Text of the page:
Set back from Columbia Road in Dorchester, on a small plot of grass in the heart of a bustling neighborhood just outside Edward Everett Square, is one of those old buildings you tend to see around here. It's not unremarkable, but it's not particularly attention-grabbing, either. But this simple, two-story structure, called the James Blake House, is special. It's the single oldest home in the entire city — built in 1661 when Boston was a village of just 3,000 people. But the coolest thing? Somebody lives here.
For three years now, Barbara Kurze has been a live-in caretaker for this historic home. It was purchased by the city in 1891, then saved from demolition by the Dorchester Historical Society, which bought it a few years later and moved it about 400 yards from its original location.
"This is, like, a really cool place — just the history," Kurze told me during a recent visit to Blake House, when I asked her why she decided to become a caretaker here. "I’m not sure I really thought through the move and the living here. That came after the fact."
But live here she does, as caretakers have at the Blake House since the 1910s.
I sat and chatted with Kurze about life in Boston's oldest home in the house’s front room, today called the museum room. Here, there are displays with info about the original owners — England’s James and Elizabeth Blake — and a scale model of the building, one of only a few examples of a post-Medieval timber frame-style house in the country.
"The amount of handcrafting that went into this house, it was all done by hand," said Kurze. "Some of it took a while, and that was OK. People were willing to wait."
Rounding out the room are a variety of items, not original to the house, but meant to evoke the ambiance of its earliest years — including a conspicuously placed musket that caught my eye.
"Yes, it’s a real musket," said Kurze. "I’m pretty sure it does not work."
What is original is the very essence of the building. The walls have recently undergone extensive analysis and — to everyone’s surprise — only needed the most minor of repairs.
"Most of the 1661 plaster is still with us — the original lath and plaster [which was] a mixture of mud, clay, dried plant matter. Apparently, they burned animal bones to strengthen it," Kurze said. "Even better news: The plaster structure is super, super sound."
And then there are building's venerable bones: Dozens of handsome, sturdy exposed timber beams that have survived more than 350 years.
"When these trees came down, they did analysis, and so we know they were at least 400 years old," said Kurze.
That's 400 years old in the 1600s. That means the trees used to build this house were growing strong in the area in the 1200s. You know, when Genghis Khan was expanding his Mongol Empire and St. Francis was establishing an Order of Friars near Assisi.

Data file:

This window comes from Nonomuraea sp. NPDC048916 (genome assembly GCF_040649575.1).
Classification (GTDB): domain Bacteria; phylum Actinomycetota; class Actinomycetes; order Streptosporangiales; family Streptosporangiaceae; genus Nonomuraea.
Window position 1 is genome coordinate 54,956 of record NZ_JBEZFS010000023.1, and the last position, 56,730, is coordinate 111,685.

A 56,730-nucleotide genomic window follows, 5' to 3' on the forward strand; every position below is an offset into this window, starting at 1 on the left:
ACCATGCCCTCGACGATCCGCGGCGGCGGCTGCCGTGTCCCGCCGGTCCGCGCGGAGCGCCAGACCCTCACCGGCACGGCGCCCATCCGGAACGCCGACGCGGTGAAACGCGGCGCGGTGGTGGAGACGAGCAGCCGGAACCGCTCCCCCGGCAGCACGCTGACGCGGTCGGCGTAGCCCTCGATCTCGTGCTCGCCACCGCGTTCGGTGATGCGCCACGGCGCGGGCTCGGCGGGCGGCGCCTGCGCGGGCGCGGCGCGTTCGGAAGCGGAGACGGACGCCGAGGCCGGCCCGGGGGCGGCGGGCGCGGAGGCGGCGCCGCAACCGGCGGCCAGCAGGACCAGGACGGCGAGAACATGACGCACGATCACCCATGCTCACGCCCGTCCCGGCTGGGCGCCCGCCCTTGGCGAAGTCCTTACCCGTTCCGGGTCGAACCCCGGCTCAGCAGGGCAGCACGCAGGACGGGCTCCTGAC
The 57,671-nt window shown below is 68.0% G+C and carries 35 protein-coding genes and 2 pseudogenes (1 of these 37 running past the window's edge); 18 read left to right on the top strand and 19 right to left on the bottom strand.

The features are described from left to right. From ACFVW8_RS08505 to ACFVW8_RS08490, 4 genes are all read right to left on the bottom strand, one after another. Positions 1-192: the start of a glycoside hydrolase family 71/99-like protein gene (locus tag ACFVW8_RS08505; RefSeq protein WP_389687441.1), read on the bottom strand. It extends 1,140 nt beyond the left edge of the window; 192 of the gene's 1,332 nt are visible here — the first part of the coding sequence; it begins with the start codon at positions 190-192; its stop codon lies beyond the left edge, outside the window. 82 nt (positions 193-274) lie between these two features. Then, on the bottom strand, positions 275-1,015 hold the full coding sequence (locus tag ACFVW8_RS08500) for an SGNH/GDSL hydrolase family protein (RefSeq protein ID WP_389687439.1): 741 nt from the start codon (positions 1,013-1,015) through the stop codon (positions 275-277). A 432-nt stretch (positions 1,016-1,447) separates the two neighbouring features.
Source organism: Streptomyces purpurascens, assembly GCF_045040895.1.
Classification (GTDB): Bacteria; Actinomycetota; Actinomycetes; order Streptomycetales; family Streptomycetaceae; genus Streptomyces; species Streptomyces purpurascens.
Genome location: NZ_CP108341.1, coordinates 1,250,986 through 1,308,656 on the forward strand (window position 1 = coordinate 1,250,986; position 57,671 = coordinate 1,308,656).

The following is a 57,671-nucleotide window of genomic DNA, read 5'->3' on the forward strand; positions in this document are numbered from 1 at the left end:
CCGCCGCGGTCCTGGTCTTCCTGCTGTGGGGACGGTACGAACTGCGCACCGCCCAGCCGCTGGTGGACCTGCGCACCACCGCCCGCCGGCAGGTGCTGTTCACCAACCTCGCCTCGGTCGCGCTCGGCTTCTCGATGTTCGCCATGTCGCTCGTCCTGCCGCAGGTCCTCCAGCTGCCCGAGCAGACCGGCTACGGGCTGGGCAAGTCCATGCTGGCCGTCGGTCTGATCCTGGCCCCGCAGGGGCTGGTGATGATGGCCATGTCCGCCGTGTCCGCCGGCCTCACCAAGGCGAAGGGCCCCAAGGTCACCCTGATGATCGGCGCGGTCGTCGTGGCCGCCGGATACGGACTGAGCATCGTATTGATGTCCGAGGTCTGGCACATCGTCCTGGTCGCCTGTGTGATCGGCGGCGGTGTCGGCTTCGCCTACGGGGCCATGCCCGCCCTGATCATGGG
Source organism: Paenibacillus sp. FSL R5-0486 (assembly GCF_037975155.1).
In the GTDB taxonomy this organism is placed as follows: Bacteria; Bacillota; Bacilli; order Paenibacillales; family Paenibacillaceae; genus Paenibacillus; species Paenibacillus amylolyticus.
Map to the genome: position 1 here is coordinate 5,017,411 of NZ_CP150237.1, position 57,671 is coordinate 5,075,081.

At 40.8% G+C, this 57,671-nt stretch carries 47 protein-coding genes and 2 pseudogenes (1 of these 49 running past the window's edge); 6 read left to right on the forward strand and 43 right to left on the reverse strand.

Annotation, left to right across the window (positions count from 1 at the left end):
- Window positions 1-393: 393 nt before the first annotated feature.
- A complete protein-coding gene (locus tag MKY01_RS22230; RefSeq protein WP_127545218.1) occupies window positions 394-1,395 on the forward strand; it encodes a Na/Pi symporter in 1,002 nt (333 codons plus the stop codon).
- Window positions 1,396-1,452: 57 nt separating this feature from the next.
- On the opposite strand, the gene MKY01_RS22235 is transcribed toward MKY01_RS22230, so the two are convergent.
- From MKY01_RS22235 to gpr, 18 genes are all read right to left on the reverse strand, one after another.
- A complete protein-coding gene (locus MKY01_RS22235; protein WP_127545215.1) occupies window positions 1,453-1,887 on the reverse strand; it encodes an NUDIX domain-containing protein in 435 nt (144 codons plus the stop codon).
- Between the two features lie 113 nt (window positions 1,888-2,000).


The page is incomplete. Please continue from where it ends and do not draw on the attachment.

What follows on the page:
It’s under these august beams that Kurze lives her day-to-day. When at home, her duties are simply to keep an eye on things, watching for signs of damage or emerging issues.
Aside from the museum room, the place is her home: A curious mix of the modern and the post-medieval. There are current-day creature comforts, like electricity and indoor plumbing.
"It does seem kind of odd sometimes, and then we have this modern stuff here," remarked Kurze as she showed me her 21st century refrigerator in her 17th century kitchen.
But there are also plenty of quirks. The ceilings are notably low. Kurze can't hang pictures or shelves on the historic walls, she can’t burn candles, and there are no closets. And while there is oil heat for the winter, in the summer, she cools the place just like the Blakes would have.
"If you are one of the caretakers here ... you will never get to have air conditioning," Kurze told me as she threw open a leaded glass, diamond-shaped pane window for some ventilation. "There is no way you are ever going to get an air conditioning unit in this window.
Kurze says she adjusted to her semi-homestead life here pretty quickly. But one thing she never gets used to? Surprise visitors. Despite the fact that she comes and goes, takes out the trash regularly, and the lights are often on at night, plenty assume the place is empty.
"It’s not infrequently that you’ll be looking out a window and somebody is staring back at you," said Kurze, laughing.
Still, despite the unique challenges of life as a caretaker of a 350-year-old house, or maybe because of them, Kurze is happy here and proud to call Boston’s oldest home her home.
"It does feel sort of special and I do feel good about looking after the house," she said. "It may not look much, but just the fact that it survived this long and you can still visit it, that’s really cool."
The James Blake House is located at 735 Columbia Rd. in Dorchester. Kurze leads a tour every third Sunday of the month, if you want to get a look inside. I’m always looking for story ideas, so tell me what you’ve been curious about lately! Email me at email@example.com.